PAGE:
When you need to enroll in a DNP program: N/A

When you’ll need a DNP to practice: N/A


What If I Just Earned My MSN?

You should be all set if you’ve already earned your MSN. The coming degree changes won’t affect the license you already have. Even current MSN-level educated CRNAs will be able to keep practicing, but all CRNAs who apply for licensure in 2025 or later will need a doctorate.

Firm doctorate requirements for other APRN professions haven’t yet been announced, but it’s a good idea to keep up-to-date in your specialty to keep an eye on the rules and recommendations. There are many ways to make sure you know what’s happening currently, including joining nursing organizations, staying in touch with your alumni association, and following nursing news on social media. You can check out our resources guide for more ideas.


So…Should I Earn an MSN or a Doctorate?

It’s up to you. Right now, you can complete an MSN program and earn the same APRN licensure as if you’d completed a DNP. You may want to consider cost, time, and future goals as you make your decision.

“There are a lot of factors for a student to consider when choosing a healthcare program,” says Hunt. “The role needs to align with (a student’s) personal needs and wants, and the education needs to be realistic for the personal circumstances and finances. Getting an MSN or a DNP can be very expensive, both with time and money, so they need to decide what works best for them.”

Hunt, who earned a DNP as a family nurse practitioner, explains she decided what was best for her career by looking at the current market and trends in nursing.

“I saw the trends early on and the DNP looked like it would quickly saturate the market. So, to remain competitive in a competitive market, I knew I would get my DNP,” she says. “The education was in alignment with my personal goals. I have a passion for health policy, teaching, and advocacy and prefer taking a more global perspective on topics. [Plus], I knew a doctorate would open doors for me.”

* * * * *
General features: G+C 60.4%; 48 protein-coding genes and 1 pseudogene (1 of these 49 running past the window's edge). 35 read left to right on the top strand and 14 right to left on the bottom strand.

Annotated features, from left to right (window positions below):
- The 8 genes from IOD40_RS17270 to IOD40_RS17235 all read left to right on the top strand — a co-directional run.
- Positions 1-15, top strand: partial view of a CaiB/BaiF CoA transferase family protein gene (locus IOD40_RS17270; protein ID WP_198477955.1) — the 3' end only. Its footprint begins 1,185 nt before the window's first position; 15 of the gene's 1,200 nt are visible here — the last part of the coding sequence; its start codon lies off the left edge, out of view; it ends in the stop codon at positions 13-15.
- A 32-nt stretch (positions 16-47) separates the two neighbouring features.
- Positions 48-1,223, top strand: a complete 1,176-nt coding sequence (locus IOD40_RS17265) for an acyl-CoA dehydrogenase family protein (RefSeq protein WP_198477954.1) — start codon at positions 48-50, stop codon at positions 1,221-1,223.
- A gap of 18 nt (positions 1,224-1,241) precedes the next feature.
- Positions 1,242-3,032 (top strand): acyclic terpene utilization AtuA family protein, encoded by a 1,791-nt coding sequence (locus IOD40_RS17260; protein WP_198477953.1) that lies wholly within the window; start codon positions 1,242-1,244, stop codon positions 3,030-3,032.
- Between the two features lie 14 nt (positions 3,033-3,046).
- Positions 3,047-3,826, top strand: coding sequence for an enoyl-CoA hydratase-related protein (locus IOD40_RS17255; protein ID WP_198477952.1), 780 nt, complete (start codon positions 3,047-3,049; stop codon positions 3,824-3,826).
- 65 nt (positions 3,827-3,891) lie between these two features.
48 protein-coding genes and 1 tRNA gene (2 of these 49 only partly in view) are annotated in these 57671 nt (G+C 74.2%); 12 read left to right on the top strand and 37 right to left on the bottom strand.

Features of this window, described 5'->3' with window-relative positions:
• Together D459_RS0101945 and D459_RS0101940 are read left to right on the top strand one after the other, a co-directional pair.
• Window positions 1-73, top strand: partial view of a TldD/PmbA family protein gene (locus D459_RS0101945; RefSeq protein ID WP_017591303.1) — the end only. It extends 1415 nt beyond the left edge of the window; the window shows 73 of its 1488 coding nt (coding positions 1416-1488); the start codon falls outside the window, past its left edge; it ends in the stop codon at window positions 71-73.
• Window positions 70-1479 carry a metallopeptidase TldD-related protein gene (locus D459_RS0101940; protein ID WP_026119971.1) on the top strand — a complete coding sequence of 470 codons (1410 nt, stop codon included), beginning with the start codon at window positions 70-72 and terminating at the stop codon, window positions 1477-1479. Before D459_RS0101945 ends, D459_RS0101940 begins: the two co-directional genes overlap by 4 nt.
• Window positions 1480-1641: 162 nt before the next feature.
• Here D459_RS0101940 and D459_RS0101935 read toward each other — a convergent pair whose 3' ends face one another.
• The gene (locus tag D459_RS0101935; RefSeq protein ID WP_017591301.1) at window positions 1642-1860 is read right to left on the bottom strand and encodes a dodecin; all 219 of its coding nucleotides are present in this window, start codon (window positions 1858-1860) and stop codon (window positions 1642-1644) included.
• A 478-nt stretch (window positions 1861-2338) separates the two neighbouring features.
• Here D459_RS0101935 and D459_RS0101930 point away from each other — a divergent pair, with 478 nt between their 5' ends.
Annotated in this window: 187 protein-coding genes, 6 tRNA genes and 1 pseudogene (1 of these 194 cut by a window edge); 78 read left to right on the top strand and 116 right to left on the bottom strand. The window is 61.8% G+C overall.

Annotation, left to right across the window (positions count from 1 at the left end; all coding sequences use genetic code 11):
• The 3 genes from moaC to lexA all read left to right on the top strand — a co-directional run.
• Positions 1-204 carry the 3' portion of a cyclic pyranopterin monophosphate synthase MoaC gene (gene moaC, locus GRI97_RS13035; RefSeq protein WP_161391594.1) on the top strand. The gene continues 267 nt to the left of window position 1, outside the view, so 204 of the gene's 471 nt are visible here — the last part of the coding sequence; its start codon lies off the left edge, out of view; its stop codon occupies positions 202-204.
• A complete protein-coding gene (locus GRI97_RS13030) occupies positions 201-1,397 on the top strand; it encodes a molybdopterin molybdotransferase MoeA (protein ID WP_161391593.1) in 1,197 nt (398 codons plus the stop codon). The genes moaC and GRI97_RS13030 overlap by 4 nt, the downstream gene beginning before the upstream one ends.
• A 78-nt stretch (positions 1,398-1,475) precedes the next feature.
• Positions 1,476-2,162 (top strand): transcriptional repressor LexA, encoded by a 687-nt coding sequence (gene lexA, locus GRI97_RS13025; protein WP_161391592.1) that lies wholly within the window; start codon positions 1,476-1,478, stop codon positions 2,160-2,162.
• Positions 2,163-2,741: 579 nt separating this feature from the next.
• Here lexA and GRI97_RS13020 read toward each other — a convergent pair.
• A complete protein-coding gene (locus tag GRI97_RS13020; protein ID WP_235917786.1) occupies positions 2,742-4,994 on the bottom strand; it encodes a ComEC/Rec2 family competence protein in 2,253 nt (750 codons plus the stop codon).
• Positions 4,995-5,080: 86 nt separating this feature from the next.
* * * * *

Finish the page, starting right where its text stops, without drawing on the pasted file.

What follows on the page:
So, what’s best for you? Only you can decide, but there a few questions to ask yourself that might help you choose:

  • What are the requirements for APRN jobs in my area?  You can search for jobs in your local area and see what the educational requirements are. See how many jobs ask for a doctoral degree and if there is a pay difference for any jobs that do.
  • What type of APRN licensure am I interested in? Right now, CRNAs, NPs, and CNSs are part of the doctoral degrees discussion; nurse midwives aren’t.
  • What are my APRN goals? Consider if you’re interested in nursing leadership roles, in direct care, or both.
  • How much time am I willing to spend in school? The time it will take you to earn doctorate or master’s depends on the degree you start with, but in general, earning an MSN will be much faster.
  • Are there any bridge or fast-track programs in my area? There are some schools that offer a BSN-to-DNP bridge program that can help you complete your education faster.
  • What is the cost of programs in my area? Look into programs you can afford and research what financial aid is available.

“Ultimately, each nurse will have (to) assess what they want and what works for them,” Hunt says. However, in her opinion, if you can make earning a DNP work for your budget, life, and goals, now might be a great time to go for it.

“The longer you wait to go back and get it, the rustier you’ll be as a student, and you may enter a hyper-competitive market when it becomes a mandate.”